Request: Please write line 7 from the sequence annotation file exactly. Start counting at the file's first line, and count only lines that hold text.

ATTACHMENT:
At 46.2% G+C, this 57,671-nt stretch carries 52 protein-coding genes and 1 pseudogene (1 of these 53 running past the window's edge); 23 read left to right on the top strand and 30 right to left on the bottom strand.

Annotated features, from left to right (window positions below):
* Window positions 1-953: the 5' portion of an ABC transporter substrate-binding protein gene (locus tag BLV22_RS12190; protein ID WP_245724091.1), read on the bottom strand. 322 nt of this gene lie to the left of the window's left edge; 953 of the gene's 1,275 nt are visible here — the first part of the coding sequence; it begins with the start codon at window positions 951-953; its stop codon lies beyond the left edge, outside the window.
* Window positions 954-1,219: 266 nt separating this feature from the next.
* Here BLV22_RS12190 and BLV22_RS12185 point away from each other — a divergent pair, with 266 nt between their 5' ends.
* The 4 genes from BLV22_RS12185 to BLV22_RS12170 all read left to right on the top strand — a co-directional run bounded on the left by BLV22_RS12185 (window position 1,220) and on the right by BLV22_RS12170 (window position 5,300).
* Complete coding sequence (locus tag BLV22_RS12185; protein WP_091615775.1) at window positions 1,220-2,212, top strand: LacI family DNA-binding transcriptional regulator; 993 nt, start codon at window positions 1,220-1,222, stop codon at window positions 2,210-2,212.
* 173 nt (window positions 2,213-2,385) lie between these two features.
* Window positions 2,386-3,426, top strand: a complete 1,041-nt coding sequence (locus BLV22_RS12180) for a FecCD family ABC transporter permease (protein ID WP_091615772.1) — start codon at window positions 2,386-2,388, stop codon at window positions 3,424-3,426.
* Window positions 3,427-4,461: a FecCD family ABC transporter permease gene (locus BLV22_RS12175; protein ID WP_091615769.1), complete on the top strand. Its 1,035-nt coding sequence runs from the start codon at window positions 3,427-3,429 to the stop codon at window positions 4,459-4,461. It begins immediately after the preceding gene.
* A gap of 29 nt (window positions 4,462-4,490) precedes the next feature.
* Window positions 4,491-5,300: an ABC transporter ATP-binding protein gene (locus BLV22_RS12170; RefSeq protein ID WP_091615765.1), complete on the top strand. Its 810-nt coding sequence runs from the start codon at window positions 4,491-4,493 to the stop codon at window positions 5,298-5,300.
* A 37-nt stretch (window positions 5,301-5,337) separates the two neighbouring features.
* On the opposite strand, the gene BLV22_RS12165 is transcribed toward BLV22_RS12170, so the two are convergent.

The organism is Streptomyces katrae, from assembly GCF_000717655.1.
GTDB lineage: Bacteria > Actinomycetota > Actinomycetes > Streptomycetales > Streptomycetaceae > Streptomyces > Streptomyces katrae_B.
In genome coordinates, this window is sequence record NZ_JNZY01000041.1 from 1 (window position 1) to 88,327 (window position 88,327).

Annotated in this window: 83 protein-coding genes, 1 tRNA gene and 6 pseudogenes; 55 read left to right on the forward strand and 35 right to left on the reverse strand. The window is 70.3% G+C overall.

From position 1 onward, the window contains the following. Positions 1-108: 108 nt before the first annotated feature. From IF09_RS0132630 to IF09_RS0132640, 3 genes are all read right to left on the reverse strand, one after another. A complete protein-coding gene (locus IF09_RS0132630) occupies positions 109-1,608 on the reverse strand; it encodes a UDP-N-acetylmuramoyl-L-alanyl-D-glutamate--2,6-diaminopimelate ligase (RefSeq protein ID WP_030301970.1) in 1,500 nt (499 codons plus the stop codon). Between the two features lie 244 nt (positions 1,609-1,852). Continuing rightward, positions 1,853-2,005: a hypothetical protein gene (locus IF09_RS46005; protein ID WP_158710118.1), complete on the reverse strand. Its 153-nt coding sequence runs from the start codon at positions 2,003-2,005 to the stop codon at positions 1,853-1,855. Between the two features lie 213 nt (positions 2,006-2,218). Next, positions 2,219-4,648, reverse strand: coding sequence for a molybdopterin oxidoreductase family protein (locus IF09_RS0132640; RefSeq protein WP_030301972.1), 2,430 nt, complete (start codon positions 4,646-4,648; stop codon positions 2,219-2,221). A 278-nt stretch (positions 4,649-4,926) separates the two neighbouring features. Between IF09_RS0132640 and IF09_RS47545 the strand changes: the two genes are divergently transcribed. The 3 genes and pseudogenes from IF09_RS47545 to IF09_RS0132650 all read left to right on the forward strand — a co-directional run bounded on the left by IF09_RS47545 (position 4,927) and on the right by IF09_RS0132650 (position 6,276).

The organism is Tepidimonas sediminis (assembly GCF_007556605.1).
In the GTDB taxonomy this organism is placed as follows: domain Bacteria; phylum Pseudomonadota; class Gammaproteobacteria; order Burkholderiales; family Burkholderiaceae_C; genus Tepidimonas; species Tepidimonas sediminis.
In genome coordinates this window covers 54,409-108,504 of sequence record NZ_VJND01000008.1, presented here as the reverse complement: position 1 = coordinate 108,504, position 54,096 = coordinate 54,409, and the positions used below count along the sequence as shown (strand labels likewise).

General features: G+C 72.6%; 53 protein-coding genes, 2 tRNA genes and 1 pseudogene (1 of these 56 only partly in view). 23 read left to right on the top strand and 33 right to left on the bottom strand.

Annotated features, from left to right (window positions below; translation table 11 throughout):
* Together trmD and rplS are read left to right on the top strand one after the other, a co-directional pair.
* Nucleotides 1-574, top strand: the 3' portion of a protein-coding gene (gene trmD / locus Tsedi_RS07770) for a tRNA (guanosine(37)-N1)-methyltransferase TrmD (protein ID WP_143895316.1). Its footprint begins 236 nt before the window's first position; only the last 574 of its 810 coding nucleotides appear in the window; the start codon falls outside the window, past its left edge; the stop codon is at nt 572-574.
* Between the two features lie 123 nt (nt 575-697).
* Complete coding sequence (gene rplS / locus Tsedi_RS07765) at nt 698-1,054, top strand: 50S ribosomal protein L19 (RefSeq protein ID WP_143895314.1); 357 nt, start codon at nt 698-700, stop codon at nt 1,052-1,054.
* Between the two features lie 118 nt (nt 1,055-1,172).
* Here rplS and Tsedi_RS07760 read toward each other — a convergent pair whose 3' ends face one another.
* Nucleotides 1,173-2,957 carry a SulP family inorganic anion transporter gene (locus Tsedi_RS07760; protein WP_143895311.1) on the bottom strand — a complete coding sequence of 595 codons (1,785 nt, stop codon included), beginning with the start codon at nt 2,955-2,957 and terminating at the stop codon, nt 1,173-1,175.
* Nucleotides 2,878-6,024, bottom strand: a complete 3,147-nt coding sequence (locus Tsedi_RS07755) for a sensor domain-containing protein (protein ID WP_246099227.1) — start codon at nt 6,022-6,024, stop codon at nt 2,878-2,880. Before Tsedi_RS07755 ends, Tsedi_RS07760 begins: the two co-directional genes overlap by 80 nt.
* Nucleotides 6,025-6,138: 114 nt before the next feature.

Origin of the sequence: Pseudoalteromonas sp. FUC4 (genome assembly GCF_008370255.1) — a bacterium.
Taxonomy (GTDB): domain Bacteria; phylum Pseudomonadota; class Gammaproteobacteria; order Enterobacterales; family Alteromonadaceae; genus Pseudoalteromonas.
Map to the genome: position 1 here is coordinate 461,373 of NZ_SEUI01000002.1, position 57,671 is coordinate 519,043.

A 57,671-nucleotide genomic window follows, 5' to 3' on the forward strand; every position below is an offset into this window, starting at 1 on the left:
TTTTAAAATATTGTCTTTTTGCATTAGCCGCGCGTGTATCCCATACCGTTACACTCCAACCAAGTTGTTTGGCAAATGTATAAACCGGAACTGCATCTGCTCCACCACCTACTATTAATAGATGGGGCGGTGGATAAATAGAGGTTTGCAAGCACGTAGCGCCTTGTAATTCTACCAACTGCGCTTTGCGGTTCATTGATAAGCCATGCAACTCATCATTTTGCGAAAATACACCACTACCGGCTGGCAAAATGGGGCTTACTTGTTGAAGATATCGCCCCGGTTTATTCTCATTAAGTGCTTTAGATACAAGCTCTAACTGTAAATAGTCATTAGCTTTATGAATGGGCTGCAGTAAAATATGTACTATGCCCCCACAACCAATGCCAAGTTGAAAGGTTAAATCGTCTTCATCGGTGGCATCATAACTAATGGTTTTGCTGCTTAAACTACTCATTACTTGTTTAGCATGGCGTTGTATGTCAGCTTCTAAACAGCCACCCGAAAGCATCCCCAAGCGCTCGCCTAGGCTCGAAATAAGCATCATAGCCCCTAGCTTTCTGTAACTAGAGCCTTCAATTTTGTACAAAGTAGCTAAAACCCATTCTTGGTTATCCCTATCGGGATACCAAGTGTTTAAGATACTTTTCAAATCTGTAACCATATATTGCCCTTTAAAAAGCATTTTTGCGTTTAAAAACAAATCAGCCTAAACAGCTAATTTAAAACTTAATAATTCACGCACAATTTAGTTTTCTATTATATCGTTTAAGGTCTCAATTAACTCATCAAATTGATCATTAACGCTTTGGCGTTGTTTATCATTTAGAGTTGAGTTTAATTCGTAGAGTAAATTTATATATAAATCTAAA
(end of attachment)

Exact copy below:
* Complete coding sequence (locus tag BLV22_RS12185; protein WP_091615775.1) at window positions 1,220-2,212, top strand: LacI family DNA-binding transcriptional regulator; 993 nt, start codon at window positions 1,220-1,222, stop codon at window positions 2,210-2,212.